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Tissue Residue Levels after Immobilization of Rocky Mountain Elk (Cervus elaphus nelsoni) using a Combination of Nalbuphine, Medetomidine, and Azaperone Antagonized with Naltrexone, Atipamezole, and Tolazoline

Wolfe, Lisa L., Nol, Pauline, McCollum, Matthew P., Mays, Travis, Wehtje, Morgan E., Lance, William R., Fisher, Mark C., Miller, Michael W.
Journal of wildlife diseases 2018 v.54 no.2 pp. 362-365
Cervus canadensis nelsoni, adults, antagonists, azaperone, elks, liver, medetomidine, muscle tissues, muscles, tranquilizers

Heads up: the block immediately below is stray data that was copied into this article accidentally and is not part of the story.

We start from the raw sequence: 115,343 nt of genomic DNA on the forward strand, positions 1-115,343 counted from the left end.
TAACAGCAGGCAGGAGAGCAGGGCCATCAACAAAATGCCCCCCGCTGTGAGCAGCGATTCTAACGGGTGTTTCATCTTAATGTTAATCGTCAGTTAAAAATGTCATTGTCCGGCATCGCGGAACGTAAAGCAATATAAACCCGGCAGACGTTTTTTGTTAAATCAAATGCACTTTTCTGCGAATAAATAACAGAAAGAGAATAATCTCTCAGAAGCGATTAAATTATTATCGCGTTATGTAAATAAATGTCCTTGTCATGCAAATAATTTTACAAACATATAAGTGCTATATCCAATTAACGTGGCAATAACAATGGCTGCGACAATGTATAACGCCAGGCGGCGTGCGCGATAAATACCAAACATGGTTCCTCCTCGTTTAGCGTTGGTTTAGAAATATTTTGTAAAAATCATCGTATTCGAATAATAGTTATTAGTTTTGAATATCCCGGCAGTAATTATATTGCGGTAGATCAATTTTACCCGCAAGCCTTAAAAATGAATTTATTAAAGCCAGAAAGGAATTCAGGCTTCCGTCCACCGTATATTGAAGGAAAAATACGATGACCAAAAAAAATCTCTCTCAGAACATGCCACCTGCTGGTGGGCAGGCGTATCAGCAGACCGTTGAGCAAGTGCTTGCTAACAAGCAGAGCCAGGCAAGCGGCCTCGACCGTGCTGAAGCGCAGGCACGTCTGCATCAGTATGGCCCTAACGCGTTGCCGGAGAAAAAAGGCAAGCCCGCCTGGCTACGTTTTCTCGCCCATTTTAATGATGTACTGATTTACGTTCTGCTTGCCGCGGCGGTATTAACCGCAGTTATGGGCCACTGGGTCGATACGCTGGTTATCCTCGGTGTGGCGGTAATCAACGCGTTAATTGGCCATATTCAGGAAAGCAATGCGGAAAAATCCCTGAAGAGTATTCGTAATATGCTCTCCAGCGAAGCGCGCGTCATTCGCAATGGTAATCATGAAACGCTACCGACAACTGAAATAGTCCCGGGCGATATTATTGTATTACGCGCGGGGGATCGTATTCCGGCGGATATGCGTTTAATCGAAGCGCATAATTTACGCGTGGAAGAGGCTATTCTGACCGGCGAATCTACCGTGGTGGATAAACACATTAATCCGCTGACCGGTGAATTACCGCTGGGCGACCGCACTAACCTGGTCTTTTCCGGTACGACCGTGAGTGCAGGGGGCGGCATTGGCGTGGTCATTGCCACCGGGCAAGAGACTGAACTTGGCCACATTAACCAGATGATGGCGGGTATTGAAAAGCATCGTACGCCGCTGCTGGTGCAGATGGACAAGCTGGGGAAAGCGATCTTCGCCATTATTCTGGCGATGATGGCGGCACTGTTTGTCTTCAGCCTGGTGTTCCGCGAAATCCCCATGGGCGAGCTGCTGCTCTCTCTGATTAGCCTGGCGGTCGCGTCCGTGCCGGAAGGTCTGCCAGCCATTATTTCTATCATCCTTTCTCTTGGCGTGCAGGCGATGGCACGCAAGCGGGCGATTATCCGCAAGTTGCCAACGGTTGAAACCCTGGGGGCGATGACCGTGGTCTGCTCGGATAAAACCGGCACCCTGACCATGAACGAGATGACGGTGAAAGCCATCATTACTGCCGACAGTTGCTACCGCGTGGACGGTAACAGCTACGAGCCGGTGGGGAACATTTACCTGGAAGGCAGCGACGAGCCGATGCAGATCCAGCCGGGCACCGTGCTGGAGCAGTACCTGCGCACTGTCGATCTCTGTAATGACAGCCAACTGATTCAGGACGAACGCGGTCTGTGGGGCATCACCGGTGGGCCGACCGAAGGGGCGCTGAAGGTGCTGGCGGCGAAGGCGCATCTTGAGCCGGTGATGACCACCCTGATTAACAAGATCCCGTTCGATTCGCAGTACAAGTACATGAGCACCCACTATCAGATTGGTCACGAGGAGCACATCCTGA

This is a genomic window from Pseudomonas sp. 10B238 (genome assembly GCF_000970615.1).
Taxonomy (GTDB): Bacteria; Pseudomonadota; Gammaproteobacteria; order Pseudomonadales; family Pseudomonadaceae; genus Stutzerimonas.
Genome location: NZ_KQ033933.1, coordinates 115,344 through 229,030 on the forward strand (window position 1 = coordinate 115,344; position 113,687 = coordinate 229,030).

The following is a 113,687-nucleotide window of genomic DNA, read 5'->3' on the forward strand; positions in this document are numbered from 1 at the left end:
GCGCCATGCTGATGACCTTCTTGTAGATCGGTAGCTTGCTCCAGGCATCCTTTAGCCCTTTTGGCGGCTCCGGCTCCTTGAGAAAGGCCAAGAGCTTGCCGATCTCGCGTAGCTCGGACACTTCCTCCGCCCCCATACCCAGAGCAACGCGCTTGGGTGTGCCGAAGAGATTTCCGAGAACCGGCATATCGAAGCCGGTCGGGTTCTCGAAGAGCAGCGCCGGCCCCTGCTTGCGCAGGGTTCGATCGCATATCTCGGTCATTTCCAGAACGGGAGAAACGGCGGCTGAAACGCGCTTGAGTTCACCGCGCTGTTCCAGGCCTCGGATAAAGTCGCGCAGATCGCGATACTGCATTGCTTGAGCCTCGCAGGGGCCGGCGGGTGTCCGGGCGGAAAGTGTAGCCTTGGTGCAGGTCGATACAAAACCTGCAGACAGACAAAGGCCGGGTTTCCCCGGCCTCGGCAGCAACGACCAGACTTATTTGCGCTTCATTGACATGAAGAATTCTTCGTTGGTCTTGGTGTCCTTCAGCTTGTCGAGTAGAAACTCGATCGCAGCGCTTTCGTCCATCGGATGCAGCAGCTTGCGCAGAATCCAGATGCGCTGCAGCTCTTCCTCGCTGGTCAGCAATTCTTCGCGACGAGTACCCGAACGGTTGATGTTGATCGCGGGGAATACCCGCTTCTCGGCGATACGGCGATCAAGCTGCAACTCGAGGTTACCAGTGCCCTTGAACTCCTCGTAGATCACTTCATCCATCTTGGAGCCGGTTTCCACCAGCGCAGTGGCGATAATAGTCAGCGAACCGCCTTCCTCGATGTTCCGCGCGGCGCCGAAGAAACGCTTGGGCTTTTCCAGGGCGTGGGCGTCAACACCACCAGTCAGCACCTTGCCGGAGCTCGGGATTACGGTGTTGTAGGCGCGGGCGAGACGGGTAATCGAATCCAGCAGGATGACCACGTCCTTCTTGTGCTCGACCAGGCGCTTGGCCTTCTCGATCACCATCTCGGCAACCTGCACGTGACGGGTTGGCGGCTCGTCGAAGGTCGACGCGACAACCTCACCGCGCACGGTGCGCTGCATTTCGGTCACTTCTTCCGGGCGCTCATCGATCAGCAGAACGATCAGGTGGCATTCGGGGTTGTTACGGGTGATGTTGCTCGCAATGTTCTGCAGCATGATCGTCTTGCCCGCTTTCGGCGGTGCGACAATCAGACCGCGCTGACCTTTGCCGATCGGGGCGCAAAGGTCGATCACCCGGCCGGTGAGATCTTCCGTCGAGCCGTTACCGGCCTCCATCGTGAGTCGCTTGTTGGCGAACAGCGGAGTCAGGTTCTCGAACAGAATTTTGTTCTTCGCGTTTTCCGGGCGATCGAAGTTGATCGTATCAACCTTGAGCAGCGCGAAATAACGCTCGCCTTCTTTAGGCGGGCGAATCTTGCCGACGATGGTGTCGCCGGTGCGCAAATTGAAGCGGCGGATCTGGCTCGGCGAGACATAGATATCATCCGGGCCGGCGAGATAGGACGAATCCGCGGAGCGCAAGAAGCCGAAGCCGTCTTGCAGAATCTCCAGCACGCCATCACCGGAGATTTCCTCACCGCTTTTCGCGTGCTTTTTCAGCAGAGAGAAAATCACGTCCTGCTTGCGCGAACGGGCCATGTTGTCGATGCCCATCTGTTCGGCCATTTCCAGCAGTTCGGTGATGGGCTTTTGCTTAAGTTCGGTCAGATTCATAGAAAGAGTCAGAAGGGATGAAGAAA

Previous studies demonstrated that nalbuphine, medetomidine, and azaperone (NalMed-A) can effectively immobilize adult elk (Cervus elaphus nelsoni), and be antagonized using naltrexone and atipamezole, with or without tolazoline. To assess duration of tissue residues for this immobilization package, we immobilized 14 captive adult elk with NalMed-A, then euthanized animals and collected tissues 0, 3, 6, 14, 21, or 28 d later. Except for two animals euthanized immediately, all elk were recovered using naltrexone, atipamezole, and tolazoline. Tissue residues (≥0.01 parts per million) for the tranquilizers nalbuphine, medetomidine, and azaperone were detected in liver and muscle tissue samples from elk euthanized within 40 min postinjection (PI) and one animal that died 12−24 h PI, but not in tissues from any of the animals euthanized at 3, 6, 14, 21, or 28 d PI. Tissue residues for the antagonists naltrexone, atipamezole, and tolazoline were detected in liver and muscle of the animal that died 12−24 h PI. Only naltrexone was detected in liver from the two elk euthanized at day 3, and no antagonist residues were detected thereafter.